Causal mediation analysis with multiple mediators.


Daniel, RM; De Stavola, BL; Cousens, SN; Vansteelandt, S; (2014) Causal mediation analysis with multiple mediators. Biometrics, 71 (1). pp. 1-14. ISSN 0006-341X DOI: https://doi.org/10.1111/biom.12248

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Abstract

: In diverse fields of empirical research-including many in the biological sciences-attempts are made to decompose the effect of an exposure on an outcome into its effects via a number of different pathways. For example, we may wish to separate the effect of heavy alcohol consumption on systolic blood pressure (SBP) into effects via body mass index (BMI), via gamma-glutamyl transpeptidase (GGT), and via other pathways. Much progress has been made, mainly due to contributions from the field of causal inference, in understanding the precise nature of statistical estimands that capture such intuitive effects, the assumptions under which they can be identified, and statistical methods for doing so. These contributions have focused almost entirely on settings with a single mediator, or a set of mediators considered en bloc; in many applications, however, researchers attempt a much more ambitious decomposition into numerous path-specific effects through many mediators. In this article, we give counterfactual definitions of such path-specific estimands in settings with multiple mediators, when earlier mediators may affect later ones, showing that there are many ways in which decomposition can be done. We discuss the strong assumptions under which the effects are identified, suggesting a sensitivity analysis approach when a particular subset of the assumptions cannot be justified. These ideas are illustrated using data on alcohol consumption, SBP, BMI, and GGT from the Izhevsk Family Study. We aim to bridge the gap from "single mediator theory" to "multiple mediator practice," highlighting the ambitious nature of this endeavor and giving practical suggestions on how to proceed.<br/>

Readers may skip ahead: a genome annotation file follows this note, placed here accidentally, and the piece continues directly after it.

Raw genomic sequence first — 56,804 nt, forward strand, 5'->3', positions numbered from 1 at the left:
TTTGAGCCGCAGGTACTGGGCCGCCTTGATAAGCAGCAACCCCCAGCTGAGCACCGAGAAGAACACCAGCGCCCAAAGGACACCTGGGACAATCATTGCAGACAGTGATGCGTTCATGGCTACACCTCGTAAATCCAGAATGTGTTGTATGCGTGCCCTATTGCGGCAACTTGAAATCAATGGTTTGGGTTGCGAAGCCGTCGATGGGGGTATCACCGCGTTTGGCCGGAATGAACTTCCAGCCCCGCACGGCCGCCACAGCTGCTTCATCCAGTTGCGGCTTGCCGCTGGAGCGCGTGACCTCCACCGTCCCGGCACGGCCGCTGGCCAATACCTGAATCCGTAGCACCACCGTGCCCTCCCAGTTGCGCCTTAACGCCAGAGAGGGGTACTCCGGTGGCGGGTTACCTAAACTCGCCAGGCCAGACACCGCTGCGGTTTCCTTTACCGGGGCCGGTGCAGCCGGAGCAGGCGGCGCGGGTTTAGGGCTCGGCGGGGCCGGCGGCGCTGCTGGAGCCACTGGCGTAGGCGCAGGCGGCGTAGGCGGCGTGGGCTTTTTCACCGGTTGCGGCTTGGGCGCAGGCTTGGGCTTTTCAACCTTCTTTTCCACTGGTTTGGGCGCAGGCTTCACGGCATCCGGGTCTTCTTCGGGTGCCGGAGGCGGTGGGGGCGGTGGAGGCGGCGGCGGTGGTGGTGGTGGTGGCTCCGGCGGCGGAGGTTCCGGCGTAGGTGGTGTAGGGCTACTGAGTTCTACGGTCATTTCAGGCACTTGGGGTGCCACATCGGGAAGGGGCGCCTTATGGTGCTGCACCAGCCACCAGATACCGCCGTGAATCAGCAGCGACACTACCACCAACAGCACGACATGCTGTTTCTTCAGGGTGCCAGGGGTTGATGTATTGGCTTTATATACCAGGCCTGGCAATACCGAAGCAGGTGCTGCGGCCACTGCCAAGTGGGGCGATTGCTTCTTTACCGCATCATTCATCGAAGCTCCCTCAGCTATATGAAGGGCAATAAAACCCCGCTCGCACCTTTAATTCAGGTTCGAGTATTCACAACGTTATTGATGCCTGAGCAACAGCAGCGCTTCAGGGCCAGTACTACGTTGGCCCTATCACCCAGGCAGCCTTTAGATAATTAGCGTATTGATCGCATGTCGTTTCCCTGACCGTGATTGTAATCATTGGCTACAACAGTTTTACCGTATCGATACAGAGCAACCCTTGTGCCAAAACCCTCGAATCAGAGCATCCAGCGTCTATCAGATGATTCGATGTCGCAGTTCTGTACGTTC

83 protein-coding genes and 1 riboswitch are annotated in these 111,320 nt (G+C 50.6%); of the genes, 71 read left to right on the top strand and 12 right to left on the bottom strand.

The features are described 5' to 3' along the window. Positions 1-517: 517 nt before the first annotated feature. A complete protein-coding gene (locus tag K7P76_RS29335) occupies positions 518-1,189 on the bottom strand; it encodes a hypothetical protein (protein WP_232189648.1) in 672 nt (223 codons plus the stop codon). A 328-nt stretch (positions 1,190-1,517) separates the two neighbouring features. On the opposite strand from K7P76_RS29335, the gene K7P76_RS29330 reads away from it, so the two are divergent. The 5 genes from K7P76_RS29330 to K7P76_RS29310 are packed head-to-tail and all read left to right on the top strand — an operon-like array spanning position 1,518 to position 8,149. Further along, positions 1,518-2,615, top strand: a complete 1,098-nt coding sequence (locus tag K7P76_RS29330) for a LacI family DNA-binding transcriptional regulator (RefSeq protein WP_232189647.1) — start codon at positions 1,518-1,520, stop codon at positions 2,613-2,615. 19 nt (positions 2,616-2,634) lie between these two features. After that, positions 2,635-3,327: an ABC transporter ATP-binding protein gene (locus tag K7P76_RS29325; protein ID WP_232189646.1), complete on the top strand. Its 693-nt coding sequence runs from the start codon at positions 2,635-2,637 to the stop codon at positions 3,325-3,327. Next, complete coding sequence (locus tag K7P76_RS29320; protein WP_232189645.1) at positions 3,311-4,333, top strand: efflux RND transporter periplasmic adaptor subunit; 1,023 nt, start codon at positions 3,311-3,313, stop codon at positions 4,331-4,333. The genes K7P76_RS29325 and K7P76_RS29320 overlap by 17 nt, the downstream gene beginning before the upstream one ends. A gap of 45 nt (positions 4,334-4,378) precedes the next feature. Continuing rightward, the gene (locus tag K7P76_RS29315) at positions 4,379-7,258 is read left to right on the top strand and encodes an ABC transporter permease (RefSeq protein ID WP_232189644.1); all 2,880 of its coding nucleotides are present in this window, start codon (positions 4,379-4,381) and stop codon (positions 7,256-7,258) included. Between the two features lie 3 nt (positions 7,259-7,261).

Item Type: Article
Faculty and Department: Faculty of Epidemiology and Population Health > Dept of Infectious Disease Epidemiology
Faculty of Epidemiology and Population Health > Dept of Medical Statistics
Research Centre: Centre for Statistical Methodology
Tropical Epidemiology Group
PubMed ID: 25351114
Web of Science ID: 352585700002
URI: http://researchonline.lshtm.ac.uk/id/eprint/2019621

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